"We all need it sooner or later
A safe place for telling the truth
I'm happy returning the favor
'Cause I'm holding the key for you"

Thursday, March 29, 2012

The Maggie Assessment

It's always amazing to me how seemingly insignificant movie quotes float back into my head at random times. Tonight on my drive I was reminded of a line from the movie Hook, which, being a child of the 80s and 90s means that I've seen it roughly 2,000 times. The line is uttered by Maggie, an adult Peter Pan's young daughter who has just been rescued by her father from Captain James S Hook - the villain of legend that had kidnapped her and held her captive. I love her assessment of this man. While most would think the reaction would be for her to want her father to kill Captain Hook, she clearly has different ideas.

Right after Peter rescues his children she says, "Daddy, let's go home please. He's just a mean old man without a mommy." Seems like she has sized up Hook's condition quite well. She goes on to say a few frames later with much passion to her would be captor, "You need a mother very, very badly." To which her brother adds, "Yeah, let's go. He can't hurt us anymore." Now, if you've seen the movie you know that (spoiler alert!) Pan goes on to fight Hook which leads to his (Hook's) eventual presumed death. The children fly home with their father and all is put back right with the world.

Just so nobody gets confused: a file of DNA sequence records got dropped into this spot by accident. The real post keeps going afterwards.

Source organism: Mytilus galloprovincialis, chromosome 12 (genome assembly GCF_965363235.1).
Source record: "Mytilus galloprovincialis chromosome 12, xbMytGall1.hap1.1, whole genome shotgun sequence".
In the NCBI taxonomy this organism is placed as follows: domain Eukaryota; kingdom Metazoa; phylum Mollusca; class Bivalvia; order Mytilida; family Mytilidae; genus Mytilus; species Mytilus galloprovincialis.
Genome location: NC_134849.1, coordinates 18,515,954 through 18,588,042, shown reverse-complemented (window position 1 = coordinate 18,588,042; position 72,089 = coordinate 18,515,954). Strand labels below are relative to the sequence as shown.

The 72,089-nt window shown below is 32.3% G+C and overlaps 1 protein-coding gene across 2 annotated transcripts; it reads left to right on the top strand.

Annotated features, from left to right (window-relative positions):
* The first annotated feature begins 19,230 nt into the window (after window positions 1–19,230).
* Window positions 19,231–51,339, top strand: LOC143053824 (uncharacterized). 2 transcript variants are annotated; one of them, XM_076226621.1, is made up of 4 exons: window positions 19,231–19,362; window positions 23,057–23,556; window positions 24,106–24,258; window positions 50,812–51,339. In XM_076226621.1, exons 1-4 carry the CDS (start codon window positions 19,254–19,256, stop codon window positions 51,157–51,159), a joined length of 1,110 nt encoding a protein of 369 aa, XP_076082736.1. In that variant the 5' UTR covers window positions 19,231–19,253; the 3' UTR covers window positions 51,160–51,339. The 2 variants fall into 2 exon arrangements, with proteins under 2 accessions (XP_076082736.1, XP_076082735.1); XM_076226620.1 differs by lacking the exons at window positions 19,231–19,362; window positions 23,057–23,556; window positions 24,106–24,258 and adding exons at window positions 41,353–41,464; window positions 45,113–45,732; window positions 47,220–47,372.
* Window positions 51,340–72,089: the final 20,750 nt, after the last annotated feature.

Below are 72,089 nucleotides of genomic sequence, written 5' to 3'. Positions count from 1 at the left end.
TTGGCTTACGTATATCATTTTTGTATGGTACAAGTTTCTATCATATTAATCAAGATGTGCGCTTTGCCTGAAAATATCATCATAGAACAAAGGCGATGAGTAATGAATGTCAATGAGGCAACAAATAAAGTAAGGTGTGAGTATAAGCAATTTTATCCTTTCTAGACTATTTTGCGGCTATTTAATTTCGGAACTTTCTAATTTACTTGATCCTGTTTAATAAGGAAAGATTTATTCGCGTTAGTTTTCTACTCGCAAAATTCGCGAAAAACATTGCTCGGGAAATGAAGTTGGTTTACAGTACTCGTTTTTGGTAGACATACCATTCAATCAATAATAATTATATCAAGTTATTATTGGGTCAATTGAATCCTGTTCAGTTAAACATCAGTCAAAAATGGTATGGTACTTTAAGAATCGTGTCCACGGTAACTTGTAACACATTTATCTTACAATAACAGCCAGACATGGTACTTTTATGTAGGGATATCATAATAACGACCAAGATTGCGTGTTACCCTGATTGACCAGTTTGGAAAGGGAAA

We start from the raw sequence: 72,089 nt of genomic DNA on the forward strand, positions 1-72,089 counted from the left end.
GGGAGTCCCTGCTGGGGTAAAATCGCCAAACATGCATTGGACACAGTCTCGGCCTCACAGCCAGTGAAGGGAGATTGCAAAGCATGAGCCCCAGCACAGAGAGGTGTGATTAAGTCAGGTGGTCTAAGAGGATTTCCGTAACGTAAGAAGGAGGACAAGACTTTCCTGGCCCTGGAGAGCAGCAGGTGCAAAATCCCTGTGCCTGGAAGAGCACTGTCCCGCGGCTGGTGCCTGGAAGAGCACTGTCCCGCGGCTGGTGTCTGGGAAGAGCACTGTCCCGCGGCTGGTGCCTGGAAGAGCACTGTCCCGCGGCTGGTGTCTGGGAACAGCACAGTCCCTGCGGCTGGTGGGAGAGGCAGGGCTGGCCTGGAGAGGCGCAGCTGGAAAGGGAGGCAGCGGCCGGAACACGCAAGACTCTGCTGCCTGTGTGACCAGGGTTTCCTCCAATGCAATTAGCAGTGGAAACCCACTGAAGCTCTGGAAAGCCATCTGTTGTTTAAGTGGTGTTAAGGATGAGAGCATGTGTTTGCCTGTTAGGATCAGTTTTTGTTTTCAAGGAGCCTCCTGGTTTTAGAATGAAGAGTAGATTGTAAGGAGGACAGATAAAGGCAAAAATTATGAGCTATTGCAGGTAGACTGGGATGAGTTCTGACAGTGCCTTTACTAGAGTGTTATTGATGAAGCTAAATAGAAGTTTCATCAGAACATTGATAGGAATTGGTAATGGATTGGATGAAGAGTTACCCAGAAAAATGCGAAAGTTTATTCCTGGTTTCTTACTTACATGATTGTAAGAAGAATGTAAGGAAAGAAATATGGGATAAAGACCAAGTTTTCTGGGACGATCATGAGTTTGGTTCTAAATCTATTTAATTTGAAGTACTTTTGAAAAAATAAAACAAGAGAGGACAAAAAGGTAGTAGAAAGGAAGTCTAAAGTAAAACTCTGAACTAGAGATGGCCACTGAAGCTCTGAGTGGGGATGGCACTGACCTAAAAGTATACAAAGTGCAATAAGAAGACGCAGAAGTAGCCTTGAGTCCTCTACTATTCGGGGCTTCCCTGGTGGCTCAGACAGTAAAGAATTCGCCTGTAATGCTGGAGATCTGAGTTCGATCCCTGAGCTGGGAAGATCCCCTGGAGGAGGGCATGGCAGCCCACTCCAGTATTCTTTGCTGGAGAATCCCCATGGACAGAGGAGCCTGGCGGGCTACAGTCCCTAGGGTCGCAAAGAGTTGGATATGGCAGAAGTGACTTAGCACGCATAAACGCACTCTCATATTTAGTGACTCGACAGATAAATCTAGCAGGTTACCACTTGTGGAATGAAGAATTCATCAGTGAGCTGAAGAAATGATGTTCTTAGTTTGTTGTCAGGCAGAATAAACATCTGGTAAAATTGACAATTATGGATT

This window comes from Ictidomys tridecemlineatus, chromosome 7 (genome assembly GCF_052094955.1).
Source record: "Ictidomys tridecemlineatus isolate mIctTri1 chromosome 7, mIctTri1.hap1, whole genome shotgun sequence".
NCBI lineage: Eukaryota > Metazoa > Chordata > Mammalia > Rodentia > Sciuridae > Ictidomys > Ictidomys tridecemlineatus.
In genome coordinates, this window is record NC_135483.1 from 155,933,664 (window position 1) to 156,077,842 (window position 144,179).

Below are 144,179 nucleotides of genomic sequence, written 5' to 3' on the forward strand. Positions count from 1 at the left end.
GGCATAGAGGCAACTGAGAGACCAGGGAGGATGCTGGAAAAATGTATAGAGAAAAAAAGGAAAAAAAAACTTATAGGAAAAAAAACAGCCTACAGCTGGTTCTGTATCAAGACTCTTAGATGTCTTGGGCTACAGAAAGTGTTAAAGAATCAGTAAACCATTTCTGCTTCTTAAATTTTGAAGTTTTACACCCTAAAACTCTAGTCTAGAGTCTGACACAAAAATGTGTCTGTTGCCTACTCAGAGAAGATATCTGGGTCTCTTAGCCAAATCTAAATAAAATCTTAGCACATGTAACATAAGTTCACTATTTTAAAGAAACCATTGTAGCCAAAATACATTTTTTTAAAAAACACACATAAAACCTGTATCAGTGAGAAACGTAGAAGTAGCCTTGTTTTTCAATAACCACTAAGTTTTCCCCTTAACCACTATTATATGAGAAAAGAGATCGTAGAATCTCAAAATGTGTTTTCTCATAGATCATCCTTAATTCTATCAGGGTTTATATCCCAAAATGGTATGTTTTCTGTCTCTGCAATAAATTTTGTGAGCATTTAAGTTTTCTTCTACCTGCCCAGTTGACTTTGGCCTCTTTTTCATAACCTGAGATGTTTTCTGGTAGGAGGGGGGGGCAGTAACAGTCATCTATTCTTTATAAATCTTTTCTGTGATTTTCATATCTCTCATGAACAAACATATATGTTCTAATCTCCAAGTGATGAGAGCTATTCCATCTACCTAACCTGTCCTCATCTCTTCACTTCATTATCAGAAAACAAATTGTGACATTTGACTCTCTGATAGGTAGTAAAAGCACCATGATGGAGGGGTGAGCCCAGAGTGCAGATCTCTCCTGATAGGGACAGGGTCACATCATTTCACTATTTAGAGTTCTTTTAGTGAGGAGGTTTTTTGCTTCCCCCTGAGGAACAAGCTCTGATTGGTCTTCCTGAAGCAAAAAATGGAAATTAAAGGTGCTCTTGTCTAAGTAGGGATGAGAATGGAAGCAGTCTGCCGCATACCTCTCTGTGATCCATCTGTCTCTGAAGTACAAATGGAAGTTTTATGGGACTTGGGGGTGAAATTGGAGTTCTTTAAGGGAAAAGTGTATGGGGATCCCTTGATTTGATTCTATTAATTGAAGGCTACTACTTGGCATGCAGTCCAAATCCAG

It's the ending we hoped for. The ending we expected.

My focus tonight, however, is one you might not expect. I've always loved the heart of Maggie's character that shines through in her brief lines throughout the film. She clearly has Hook figured out. She doesn't need revenge, she doesn't seem overly afraid. She just wants to go home and she knows that this man is missing something desperately in his life to make him behave the way that he does.

Today I'm wondering how I can have a little bit more of the heart that Maggie seems to have here when it comes to the way I see people everyday. Although, instead of thinking about just whether or not he/she has a mommy, I need to be asking if the people I come in contact with know Jesus. Reading the comments on East Texas news feeds over the last few months have made me aware of two things 1) If you read these comments you will find yourself wanting to move and 2) for a place that's known as the "Bible Belt" the speed at which we are ready to condemn each other on a moment's notice is astounding. How would that change, I wonder, if we sat down and put our "love" goggles on so to speak, and said, "who is missing in this person's life?" Can we look at people and say, "You (just like me) need a savior very, very badly."

I'm not making much of a statement here tonight. I'm certainly not trying to say that I don't believe in justice. The word of God tells us that this is what the Lord requires of us - that we would act justly, love mercy, and walk humbly with our God. (Micah 6:8). It just seems like some of us have only gotten to the first part. I don't know about you, but I'm going to keep on reading.

Wednesday, September 14, 2011

Book Review: Townsend's "Beyond Boundaries"

Beyond Boundaries: Learning to Trust Again in Relationships by John Townsend